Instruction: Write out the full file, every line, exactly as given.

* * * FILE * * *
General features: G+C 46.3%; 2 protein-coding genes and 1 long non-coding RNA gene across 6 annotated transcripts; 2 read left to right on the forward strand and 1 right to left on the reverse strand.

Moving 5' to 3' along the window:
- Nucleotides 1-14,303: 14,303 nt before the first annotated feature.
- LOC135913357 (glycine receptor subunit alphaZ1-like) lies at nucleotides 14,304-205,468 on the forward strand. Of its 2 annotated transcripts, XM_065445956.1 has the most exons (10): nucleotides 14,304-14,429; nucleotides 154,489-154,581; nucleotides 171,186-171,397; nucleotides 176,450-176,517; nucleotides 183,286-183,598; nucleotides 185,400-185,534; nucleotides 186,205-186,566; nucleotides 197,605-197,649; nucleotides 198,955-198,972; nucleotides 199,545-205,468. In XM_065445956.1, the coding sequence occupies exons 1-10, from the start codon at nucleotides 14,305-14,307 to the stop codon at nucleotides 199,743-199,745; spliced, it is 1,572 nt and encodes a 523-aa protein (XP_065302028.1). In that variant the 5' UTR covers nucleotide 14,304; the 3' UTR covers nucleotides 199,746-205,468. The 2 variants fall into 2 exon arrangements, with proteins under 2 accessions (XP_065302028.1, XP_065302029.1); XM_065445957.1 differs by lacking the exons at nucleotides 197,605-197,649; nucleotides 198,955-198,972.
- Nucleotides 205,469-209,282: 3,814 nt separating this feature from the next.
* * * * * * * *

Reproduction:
General features: G+C 46.3%; 2 protein-coding genes and 1 long non-coding RNA gene across 6 annotated transcripts; 2 read left to right on the forward strand and 1 right to left on the reverse strand.

Moving 5' to 3' along the window:
- Nucleotides 1-14,303: 14,303 nt before the first annotated feature.
- LOC135913357 (glycine receptor subunit alphaZ1-like) lies at nucleotides 14,304-205,468 on the forward strand. Of its 2 annotated transcripts, XM_065445956.1 has the most exons (10): nucleotides 14,304-14,429; nucleotides 154,489-154,581; nucleotides 171,186-171,397; nucleotides 176,450-176,517; nucleotides 183,286-183,598; nucleotides 185,400-185,534; nucleotides 186,205-186,566; nucleotides 197,605-197,649; nucleotides 198,955-198,972; nucleotides 199,545-205,468. In XM_065445956.1, the coding sequence occupies exons 1-10, from the start codon at nucleotides 14,305-14,307 to the stop codon at nucleotides 199,743-199,745; spliced, it is 1,572 nt and encodes a 523-aa protein (XP_065302028.1). In that variant the 5' UTR covers nucleotide 14,304; the 3' UTR covers nucleotides 199,746-205,468. The 2 variants fall into 2 exon arrangements, with proteins under 2 accessions (XP_065302028.1, XP_065302029.1); XM_065445957.1 differs by lacking the exons at nucleotides 197,605-197,649; nucleotides 198,955-198,972.
- Nucleotides 205,469-209,282: 3,814 nt separating this feature from the next.